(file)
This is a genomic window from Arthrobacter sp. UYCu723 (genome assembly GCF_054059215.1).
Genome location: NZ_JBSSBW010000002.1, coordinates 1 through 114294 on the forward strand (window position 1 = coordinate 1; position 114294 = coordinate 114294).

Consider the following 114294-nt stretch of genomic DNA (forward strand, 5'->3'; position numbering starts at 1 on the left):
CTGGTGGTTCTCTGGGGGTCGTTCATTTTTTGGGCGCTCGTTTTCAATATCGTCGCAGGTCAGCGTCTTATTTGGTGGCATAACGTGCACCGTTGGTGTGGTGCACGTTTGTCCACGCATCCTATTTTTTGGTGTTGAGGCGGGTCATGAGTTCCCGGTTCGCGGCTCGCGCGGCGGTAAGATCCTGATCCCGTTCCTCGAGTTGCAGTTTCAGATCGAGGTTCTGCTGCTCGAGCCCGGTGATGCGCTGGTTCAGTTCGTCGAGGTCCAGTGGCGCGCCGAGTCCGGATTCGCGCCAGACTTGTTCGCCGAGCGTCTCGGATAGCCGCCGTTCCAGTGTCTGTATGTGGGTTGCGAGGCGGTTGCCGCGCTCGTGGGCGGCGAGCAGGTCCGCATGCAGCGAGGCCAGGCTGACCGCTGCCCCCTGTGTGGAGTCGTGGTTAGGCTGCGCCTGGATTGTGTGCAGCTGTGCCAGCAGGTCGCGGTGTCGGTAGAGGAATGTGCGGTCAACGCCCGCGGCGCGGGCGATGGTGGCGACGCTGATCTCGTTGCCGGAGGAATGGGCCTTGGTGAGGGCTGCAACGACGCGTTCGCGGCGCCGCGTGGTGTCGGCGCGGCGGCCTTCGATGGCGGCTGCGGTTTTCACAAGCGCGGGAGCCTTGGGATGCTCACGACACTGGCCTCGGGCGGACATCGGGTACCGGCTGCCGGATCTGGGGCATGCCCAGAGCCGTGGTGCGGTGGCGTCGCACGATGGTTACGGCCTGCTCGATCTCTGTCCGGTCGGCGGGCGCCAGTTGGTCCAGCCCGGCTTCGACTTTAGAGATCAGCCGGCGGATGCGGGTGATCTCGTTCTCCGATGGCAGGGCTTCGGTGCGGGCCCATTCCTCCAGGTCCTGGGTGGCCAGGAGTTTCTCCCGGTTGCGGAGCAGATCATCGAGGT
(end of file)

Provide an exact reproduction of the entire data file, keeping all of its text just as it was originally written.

This is a genomic window from Arthrobacter sp. UYCu723 (genome assembly GCF_054059215.1).
Genome location: NZ_JBSSBW010000002.1, coordinates 1 through 114294 on the forward strand (window position 1 = coordinate 1; position 114294 = coordinate 114294).

Consider the following 114294-nt stretch of genomic DNA (forward strand, 5'->3'; position numbering starts at 1 on the left):
CTGGTGGTTCTCTGGGGGTCGTTCATTTTTTGGGCGCTCGTTTTCAATATCGTCGCAGGTCAGCGTCTTATTTGGTGGCATAACGTGCACCGTTGGTGTGGTGCACGTTTGTCCACGCATCCTATTTTTTGGTGTTGAGGCGGGTCATGAGTTCCCGGTTCGCGGCTCGCGCGGCGGTAAGATCCTGATCCCGTTCCTCGAGTTGCAGTTTCAGATCGAGGTTCTGCTGCTCGAGCCCGGTGATGCGCTGGTTCAGTTCGTCGAGGTCCAGTGGCGCGCCGAGTCCGGATTCGCGCCAGACTTGTTCGCCGAGCGTCTCGGATAGCCGCCGTTCCAGTGTCTGTATGTGGGTTGCGAGGCGGTTGCCGCGCTCGTGGGCGGCGAGCAGGTCCGCATGCAGCGAGGCCAGGCTGACCGCTGCCCCCTGTGTGGAGTCGTGGTTAGGCTGCGCCTGGATTGTGTGCAGCTGTGCCAGCAGGTCGCGGTGTCGGTAGAGGAATGTGCGGTCAACGCCCGCGGCGCGGGCGATGGTGGCGACGCTGATCTCGTTGCCGGAGGAATGGGCCTTGGTGAGGGCTGCAACGACGCGTTCGCGGCGCCGCGTGGTGTCGGCGCGGCGGCCTTCGATGGCGGCTGCGGTTTTCACAAGCGCGGGAGCCTTGGGATGCTCACGACACTGGCCTCGGGCGGACATCGGGTACCGGCTGCCGGATCTGGGGCATGCCCAGAGCCGTGGTGCGGTGGCGTCGCACGATGGTTACGGCCTGCTCGATCTCTGTCCGGTCGGCGGGCGCCAGTTGGTCCAGCCCGGCTTCGACTTTAGAGATCAGCCGGCGGATGCGGGTGATCTCGTTCTCCGATGGCAGGGCTTCGGTGCGGGCCCATTCCTCCAGGTCCTGGGTGGCCAGGAGTTTCTCCCGGTTGCGGAGCAGATCATCGAGGT